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Many of us have gotten back together with someone after breaking up. Some of us have had years and years of an on-and-off-again relationship. Less likely, though, are the odds of giving your marriage another chance after going through the process of getting a divorce. But that's exactly what these four women did. Here are their stories, and the important lessons they learned about love.
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"My husband and I have a lot of history. I was 19 years old when we met. He was my first boyfriend, and we bonded over our troubled upbringings—I had an abusive mom and a father who pretended not to notice, and he had an alcohol and drug addiction. I wanted out of my hometown in Missouri, so we quickly married and moved to California. We immediately had two children. But unfortunately our respective troubles bled into our marriage, making it a very rocky one. Our divorce was even worse.
I swiftly remarried, not because I found someone that I loved more than my first husband, but because I wanted to give my kids a sense of security. I'm pretty sure he knew that was why, too. We stayed together for 15 years, but they were unhappy ones. We fought a lot, and he never seemed to warm to the idea of being a stepfather.
One day, after my kids were grown, I ran into my first husband. I knew right then and there that I still loved him, despite not having seen him for 15 years, and even though he hadn't been in our kids' lives. I told him that our friendship was deep enough that if he promised to stay clean and strived to become the husband and father he should be, I would forgive him. And he did. Our 4-year-old grandson adores him, and he has rebuilt his relationship with the kids.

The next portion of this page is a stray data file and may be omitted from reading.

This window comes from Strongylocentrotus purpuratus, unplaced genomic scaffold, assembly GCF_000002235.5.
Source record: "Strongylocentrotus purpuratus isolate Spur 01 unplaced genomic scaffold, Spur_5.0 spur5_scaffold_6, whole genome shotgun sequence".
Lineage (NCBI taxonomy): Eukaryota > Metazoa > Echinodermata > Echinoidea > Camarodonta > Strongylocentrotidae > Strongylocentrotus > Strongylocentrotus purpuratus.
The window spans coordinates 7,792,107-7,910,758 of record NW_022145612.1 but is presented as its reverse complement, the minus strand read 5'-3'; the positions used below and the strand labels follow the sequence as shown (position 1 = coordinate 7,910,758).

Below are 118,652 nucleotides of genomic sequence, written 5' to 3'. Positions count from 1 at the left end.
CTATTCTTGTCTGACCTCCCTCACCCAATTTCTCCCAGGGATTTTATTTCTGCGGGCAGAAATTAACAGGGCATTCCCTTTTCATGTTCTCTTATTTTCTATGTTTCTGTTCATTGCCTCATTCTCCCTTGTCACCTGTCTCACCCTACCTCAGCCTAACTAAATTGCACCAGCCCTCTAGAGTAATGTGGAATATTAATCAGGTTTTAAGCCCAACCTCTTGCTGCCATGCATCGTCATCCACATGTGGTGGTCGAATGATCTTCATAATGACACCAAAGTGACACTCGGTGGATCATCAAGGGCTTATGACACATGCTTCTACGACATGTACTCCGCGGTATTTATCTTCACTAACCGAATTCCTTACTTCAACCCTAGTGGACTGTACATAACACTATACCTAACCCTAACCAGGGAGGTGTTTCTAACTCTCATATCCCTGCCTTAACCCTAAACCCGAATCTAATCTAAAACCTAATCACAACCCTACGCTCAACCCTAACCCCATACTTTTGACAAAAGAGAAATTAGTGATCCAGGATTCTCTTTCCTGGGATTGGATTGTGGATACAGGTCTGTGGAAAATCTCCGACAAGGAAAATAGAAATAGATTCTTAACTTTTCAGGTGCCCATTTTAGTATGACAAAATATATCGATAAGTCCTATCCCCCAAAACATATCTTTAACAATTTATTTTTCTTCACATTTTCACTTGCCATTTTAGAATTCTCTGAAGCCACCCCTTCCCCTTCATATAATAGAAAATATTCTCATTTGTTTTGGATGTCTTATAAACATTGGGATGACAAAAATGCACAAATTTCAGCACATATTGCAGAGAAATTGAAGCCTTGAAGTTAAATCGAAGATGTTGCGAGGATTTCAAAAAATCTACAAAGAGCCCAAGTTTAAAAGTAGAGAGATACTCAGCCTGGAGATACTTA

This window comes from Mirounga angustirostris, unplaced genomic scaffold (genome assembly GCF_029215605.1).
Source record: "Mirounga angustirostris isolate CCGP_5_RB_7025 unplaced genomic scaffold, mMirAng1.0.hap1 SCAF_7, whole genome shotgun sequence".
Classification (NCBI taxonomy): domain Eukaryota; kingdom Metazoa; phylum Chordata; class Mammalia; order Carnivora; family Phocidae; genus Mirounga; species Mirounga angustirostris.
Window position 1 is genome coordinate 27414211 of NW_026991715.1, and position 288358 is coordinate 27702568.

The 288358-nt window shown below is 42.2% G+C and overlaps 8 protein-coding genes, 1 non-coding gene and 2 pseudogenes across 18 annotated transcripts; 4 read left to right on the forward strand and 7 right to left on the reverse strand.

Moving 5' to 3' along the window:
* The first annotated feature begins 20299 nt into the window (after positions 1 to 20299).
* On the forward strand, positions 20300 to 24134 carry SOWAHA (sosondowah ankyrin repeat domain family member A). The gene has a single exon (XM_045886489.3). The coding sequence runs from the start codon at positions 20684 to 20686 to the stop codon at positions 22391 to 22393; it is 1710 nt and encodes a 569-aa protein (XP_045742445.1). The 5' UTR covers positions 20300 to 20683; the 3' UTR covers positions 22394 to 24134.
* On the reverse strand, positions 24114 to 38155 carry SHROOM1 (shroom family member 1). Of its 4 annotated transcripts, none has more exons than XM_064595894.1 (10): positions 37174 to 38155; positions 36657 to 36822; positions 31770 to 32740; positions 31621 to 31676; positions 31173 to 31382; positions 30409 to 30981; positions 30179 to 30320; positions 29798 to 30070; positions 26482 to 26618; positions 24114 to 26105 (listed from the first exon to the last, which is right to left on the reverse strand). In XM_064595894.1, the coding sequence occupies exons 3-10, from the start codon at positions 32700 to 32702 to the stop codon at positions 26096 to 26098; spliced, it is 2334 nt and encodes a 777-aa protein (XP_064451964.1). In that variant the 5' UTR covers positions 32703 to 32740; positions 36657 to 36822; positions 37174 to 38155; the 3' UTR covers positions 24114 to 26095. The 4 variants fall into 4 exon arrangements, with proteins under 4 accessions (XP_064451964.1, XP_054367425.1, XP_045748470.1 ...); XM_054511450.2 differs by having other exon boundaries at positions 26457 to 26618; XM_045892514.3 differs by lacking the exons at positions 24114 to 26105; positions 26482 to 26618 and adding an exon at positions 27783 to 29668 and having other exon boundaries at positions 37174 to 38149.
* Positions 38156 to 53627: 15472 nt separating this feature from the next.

I don't believe anyone at 19 or 20 truly understands marriage, the commitment and the journey. It's a deep, complex dance of give and take, and friendship is more valuable in the relationship than gold. I realized that the older you get, the more you understand the meaning of life, love, friendship, and unconditional love." (Here's why these 9 women say they'll never marry again.) —Lisa,* 58, Springfield, MO
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"I've loved my husband, Patrick, since I was 13 years old. It took 10 years for him to notice me, but when he did, we both fell hard. We married 9 months into our relationship, recognizing we both brought issues into the marriage, but believing love would be enough. I knew he was the one.
But we were married to our jobs, and we grew apart and began to resent each other. After 4 years of marriage we had a baby, which only exaggerated our differences. He divorced me 3 years later. (These 6 milestones will make or break your marriage.)